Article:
Democratic Socialist Movement (DSM)
For struggle, Solidarity and Socialism in Nigeria
Newspaper of the DSM
STOP RETRENCHMENT IN RAILWAYS
By Stephen Ojetunde
Despite the mass retrenchment carried out by the Federal Government in the Nigeria Railway Corporation in which over 30,000 workers were sacked between 1988 and 2001, another plan is on the way for further reduction in the size of the workers by 50%. The major reason given for this dastardly and anti-workers action is that the government wants to restructure the parastatals and the only way out is to reduce the workforce of the corporation in preparation for its privatisation.
We in the DSM call on Obasanjo regime and its cohorts to stop the implementation of these anti-poor policies, IMF/WORLD BANK policy of privatisation and retrenchment of workers. All which brings nothing but poverty, hunger and diseases for the working masses. We equally call on the leadership of Nigeria Union of Railway-men (NUR) to mobilise workers to resist these policies
The retrenchment of over 8,000 railway workers means an increase in mass unemployment. Apart from this, tens of thousands of people who depend directly or indirectly on these workers for means of their livelihood would suffer. Poverty and crimes will increase.
It is true that the NRC is in a state of total collapse. But this is as a result of the age-long deliberate neglect of the corporation by the successive governments and its mismanagement and looting by government-appointed managers and politicians. But privatisation of the corporation and retrenchment of its workers are not and should not be the solution. The main problems being encountered by the NRC workers are non-availability of the necessary tools and materials (coaches, locomotive, etc).
Only massive investment of resources coupled with democratic management and control by the workers and the trade union can resolve these problems. This will include a modernisation programme to equip the rail system with the latest technology within the framework of an integrated system which includes rail, road and water-ways.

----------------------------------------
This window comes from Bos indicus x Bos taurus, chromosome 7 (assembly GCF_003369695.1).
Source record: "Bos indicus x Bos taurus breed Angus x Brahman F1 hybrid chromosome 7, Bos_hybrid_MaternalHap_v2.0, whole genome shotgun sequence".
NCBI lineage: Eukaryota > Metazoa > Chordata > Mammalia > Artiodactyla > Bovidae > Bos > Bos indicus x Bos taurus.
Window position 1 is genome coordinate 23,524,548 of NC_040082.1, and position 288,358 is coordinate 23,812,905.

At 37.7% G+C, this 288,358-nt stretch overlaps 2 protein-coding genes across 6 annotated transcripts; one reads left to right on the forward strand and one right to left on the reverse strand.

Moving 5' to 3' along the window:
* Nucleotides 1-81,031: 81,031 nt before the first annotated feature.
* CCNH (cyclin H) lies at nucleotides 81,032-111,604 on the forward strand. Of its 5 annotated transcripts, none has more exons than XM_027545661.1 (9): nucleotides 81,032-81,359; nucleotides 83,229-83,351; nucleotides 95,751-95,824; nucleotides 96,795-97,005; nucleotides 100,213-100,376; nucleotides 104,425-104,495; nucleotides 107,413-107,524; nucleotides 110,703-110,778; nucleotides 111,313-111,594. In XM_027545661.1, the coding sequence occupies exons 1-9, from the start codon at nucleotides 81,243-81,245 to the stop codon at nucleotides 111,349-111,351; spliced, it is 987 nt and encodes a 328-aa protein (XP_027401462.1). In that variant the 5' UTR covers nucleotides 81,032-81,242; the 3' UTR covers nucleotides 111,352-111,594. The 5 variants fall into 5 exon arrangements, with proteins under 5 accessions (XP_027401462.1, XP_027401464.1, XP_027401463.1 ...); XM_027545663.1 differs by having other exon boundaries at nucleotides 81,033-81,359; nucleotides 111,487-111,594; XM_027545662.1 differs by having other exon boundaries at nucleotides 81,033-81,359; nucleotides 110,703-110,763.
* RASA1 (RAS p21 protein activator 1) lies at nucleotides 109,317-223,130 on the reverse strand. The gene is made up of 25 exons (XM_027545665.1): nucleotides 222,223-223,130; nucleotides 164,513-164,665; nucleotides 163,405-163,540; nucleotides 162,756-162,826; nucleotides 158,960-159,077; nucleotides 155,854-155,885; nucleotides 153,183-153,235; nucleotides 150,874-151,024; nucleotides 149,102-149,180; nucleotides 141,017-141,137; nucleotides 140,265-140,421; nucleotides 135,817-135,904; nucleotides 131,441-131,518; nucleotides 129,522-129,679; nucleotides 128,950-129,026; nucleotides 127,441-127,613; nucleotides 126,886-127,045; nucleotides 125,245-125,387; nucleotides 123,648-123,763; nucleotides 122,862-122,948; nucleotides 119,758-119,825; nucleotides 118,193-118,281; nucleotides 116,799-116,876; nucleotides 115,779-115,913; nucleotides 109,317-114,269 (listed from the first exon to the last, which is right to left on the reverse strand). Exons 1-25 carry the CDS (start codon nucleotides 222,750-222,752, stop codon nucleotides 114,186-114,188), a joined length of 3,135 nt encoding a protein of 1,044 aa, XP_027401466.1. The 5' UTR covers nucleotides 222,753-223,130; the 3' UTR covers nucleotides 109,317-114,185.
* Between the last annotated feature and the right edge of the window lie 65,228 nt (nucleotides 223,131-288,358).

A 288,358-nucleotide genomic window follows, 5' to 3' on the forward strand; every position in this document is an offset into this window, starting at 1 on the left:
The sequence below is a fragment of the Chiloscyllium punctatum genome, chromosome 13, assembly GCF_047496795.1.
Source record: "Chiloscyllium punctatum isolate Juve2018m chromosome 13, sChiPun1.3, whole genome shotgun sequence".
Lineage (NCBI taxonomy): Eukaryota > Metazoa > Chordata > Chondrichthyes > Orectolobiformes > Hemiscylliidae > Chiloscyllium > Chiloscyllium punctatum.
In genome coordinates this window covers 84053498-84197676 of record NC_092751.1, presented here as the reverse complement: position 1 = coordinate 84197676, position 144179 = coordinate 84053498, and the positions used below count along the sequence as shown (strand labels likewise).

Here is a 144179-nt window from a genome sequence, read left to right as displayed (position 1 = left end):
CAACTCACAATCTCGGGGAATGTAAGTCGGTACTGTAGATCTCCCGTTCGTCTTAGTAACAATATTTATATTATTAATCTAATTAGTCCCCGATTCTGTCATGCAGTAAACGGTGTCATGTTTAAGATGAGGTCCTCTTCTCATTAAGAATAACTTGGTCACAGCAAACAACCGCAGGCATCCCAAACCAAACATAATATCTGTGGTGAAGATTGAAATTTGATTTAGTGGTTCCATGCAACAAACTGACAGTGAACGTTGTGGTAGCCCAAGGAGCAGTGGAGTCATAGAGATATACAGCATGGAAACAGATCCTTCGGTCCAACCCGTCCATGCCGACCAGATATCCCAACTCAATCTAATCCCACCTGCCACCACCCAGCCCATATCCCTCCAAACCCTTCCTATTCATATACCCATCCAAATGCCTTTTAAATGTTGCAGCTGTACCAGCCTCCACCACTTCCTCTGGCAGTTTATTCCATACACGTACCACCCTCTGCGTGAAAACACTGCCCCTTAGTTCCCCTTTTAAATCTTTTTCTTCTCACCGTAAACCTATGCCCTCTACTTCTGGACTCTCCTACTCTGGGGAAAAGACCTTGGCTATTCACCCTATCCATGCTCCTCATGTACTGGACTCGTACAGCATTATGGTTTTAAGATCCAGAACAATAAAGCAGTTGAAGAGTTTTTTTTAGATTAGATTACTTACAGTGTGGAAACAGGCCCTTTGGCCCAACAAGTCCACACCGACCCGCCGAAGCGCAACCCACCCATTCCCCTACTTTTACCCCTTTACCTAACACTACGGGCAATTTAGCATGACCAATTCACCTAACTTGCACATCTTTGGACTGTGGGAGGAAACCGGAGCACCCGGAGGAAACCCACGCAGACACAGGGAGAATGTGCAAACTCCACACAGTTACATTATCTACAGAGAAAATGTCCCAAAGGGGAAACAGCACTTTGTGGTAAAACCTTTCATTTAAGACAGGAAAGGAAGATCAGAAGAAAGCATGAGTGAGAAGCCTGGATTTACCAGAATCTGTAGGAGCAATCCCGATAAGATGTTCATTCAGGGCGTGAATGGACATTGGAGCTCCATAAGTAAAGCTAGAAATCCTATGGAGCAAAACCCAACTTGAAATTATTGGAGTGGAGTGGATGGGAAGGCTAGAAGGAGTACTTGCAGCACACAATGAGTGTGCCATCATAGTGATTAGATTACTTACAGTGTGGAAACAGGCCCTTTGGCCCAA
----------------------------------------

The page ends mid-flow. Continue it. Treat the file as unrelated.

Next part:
The NUR leadership in a letter to the Minister of Labour proposed conditions that must be followed by the government for the planned retrenchment. These are:
* the government must make available the total cost of such exercise;
* all affected employees must be paid their terminal benefits and other allowances alongside their letters of retrenchment;
* service records of staff who have served for 33years must be upgraded to 35years to enable them enjoy maximum benefit of service;
* redundancy benefit must be paid to all workers with less than five years services at the rate of 80% of total emolument;
* the exercise should be gradual;
* those to be affected should be made to become owners of quarters occupied by them before the exercise and;
* all those on acting appointment must be confirmed effectively from the date of acting on the higher grade.
The above-listed conditions are not the best way to tackle the planned retrenchment. It would be recalled that the last set of railway workers that were retrenched have not been paid their entitlements. Pensioners are owed backlog of pensions. Many have been ejected from their quarters. Many of them have died of hunger and diseases. The union should therefore resolutely oppose the retrenchment and privatisation plan. If the union bases its argument on these modalities, then the battle has been lost even before it begins.
The planned retrenchment is another reason why the NLC leadership should drop its tacit support for the privatisation programme. Instead, labour and youth activists must organise the working class, professionals, farmers, artisans, market-women and students to fight for a democratic socialist society where the abundant resources will be collectively owned and equitably shared among the populace rather than leaving the resources in the hands of the few capitalists whose aim is to make profit at the expense of the poor masses.